The art of seeing #21: When still images start moving

(Image credit: Benedict Brain)
About Benedict Brain

(Image credit: Benedict Brain)

Benedict Brain is a UK based photographer, journalist and artist. He is an Associate of the Royal Photographic Society and sits on the society’s Distinctions Advisory Panel. He is also a past editor of Digital Camera Magazine. 

Recently I discovered a bunch of old black-and-white 4x6 prints. They were slightly damaged and partially stuck together in places. My instinct was to throw them away – but then something stopped me.

The images were taken at the beach, and were mainly of gulls sweeping down towards the camera. I can’t remember exactly what I was trying to achieve: I think I was experimenting with rear-curtain flash and moving subjects. Whatever it was, I couldn’t have been happy enough with the shots to do anything with them, and they’d been relegated to the back of a cupboard. However, the passage of time and the distance from my original motivation allowed me to see them in a new way.

I couldn’t find the negatives, and there was something about the way the surface of the print had degraded over time that I found visually appealing. So I made photographs of the photographs, using a copy stand. I then created a very simple frame animation, using the Timeline panel in Photoshop.

I was thrilled with the result. Like some Hitchcockian nightmare, the fast-paced edit resonates with a haunting menace. Most of the images are only displayed for a fraction of a second (0.2 sec) so it’s challenging to watch, and best seen on a loop. The overall clip is only 14 seconds long.

I’ve also started collecting sounds using a Zoom H2n recorder – I’m still not sure to what end, but I’m squirrelling away short sound files like an obsessive digital hoarder, to use when it seems right. In this instance, layering a recording of the intense sound of cicadas in a Greek olive grove perfectly (and slightly weirdly) complemented the visuals and accentuated the sense of menace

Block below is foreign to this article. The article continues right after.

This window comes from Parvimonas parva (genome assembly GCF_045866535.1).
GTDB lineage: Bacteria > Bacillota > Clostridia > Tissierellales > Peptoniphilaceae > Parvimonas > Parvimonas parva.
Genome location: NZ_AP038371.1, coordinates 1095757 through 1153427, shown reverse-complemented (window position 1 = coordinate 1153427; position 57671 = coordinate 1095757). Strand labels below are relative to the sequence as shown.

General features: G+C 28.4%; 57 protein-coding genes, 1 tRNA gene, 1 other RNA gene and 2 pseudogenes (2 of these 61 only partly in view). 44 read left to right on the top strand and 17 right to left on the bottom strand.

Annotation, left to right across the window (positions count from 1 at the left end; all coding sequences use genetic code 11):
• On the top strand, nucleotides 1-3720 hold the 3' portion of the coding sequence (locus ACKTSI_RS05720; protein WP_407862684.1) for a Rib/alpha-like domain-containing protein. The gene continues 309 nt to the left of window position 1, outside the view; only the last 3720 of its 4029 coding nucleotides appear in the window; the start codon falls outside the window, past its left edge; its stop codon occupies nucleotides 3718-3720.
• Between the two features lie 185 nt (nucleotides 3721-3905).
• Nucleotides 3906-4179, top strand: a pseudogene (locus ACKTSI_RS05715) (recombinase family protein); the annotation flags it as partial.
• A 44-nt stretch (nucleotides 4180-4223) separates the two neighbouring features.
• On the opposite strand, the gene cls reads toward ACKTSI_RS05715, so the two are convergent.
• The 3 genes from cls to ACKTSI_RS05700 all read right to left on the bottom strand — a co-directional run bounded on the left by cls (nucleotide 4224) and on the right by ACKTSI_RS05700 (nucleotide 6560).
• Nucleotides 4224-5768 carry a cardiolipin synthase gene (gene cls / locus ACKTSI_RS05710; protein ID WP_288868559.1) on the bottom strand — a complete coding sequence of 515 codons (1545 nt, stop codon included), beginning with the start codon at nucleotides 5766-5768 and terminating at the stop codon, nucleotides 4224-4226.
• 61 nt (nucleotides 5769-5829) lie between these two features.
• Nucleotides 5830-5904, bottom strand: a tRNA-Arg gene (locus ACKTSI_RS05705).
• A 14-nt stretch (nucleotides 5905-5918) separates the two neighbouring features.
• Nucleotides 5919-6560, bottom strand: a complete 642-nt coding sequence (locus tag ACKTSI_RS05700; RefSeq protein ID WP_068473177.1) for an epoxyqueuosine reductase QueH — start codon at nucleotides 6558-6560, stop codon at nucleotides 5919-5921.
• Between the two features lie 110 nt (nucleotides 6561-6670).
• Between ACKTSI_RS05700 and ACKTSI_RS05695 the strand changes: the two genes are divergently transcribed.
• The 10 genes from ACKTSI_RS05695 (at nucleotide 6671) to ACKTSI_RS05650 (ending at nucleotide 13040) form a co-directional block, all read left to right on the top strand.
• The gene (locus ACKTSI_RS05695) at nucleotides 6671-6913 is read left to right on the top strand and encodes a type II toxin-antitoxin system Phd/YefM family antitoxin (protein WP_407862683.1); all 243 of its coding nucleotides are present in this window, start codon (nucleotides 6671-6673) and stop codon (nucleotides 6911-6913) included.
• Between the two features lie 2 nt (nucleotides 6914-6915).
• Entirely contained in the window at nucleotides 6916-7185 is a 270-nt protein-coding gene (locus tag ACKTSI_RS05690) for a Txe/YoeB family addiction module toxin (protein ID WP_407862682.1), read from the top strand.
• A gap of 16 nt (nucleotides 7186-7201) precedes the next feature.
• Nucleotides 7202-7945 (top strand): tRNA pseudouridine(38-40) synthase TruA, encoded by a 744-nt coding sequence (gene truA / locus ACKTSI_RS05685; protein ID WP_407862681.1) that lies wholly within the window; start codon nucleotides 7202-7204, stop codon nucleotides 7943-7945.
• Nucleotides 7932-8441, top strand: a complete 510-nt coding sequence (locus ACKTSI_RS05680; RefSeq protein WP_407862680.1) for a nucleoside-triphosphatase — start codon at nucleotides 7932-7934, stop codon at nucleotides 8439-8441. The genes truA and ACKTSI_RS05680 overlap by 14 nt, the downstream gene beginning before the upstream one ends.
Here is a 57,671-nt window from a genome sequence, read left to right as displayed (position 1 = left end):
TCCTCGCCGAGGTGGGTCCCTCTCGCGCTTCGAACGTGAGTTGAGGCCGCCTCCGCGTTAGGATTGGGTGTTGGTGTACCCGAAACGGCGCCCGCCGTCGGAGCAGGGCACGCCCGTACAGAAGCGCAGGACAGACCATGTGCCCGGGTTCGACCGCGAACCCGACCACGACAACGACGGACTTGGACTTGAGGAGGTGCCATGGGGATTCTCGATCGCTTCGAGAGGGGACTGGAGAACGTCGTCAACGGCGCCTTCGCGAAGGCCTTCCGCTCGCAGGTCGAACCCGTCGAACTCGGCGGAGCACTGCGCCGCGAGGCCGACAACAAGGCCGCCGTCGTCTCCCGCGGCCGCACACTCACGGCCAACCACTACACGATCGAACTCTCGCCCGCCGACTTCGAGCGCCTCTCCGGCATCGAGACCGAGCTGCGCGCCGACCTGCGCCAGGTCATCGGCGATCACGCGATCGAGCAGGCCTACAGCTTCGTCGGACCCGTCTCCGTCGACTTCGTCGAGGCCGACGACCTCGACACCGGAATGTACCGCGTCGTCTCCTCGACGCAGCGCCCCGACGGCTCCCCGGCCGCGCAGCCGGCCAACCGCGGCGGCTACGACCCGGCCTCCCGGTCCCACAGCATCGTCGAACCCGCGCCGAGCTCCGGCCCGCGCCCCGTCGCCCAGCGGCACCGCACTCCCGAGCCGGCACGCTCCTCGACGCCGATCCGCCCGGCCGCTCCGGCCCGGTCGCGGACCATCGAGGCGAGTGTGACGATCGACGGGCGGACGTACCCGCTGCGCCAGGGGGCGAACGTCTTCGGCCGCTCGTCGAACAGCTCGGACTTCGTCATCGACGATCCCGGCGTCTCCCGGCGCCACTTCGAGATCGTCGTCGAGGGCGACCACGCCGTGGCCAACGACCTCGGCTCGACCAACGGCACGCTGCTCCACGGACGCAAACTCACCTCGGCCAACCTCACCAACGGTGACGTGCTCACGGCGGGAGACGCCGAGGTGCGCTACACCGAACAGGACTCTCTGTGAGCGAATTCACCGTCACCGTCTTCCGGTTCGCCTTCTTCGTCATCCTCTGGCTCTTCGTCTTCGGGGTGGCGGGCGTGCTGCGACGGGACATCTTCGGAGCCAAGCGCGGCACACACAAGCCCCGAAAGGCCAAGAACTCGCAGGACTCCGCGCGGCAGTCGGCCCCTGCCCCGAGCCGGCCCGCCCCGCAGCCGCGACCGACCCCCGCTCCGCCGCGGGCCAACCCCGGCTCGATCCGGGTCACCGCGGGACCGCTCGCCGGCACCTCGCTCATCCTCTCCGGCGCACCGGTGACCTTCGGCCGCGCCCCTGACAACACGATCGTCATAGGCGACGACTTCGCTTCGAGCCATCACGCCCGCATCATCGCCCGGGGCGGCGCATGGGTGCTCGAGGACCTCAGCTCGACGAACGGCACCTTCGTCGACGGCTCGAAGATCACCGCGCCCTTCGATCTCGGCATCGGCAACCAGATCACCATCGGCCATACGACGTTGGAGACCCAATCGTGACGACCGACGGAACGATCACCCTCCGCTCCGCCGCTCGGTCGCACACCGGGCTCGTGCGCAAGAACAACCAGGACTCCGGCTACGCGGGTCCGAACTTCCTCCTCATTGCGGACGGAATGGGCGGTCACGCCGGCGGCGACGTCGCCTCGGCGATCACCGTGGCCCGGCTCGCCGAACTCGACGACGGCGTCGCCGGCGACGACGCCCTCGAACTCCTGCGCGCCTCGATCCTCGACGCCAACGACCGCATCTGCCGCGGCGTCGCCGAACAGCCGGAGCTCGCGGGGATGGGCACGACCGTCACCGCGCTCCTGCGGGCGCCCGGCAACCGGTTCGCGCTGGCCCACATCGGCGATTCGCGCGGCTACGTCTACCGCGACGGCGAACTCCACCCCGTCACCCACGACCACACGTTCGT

The images seen here are in a grid to reflect the frames of the animated video; visit my website via if you’d like to see the clip. BB

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Benedict Brain

Benedict Brain is a UK based photographer, journalist and artist. He graduated with a degree in photography from the Derby School of Art in 1991 (now University of Derby), where he was tutored and inspired by photographers John Blakemore and Olivier Richon, amongst others. He is an Associate of the Royal Photographic Society and also sits on the society’s Distinctions Advisory Panel.

Until July 2018 Benedict was editor of Britain’s best-selling consumer photography magazine, Digital Camera Magazine. As a journalist he met and interviewed some of the world’s greatest photographers and produced articles on a wide range of photography related topics, presented technique videos, wrote in-depth features, curated and edited best-in-class content for a range of titles including; Amateur Photographer, PhotoPlus, N-Photo, Professional Photography and Practical Photoshop. He currently writes a regular column, The Art of Seeing, for Digital Camera magazine.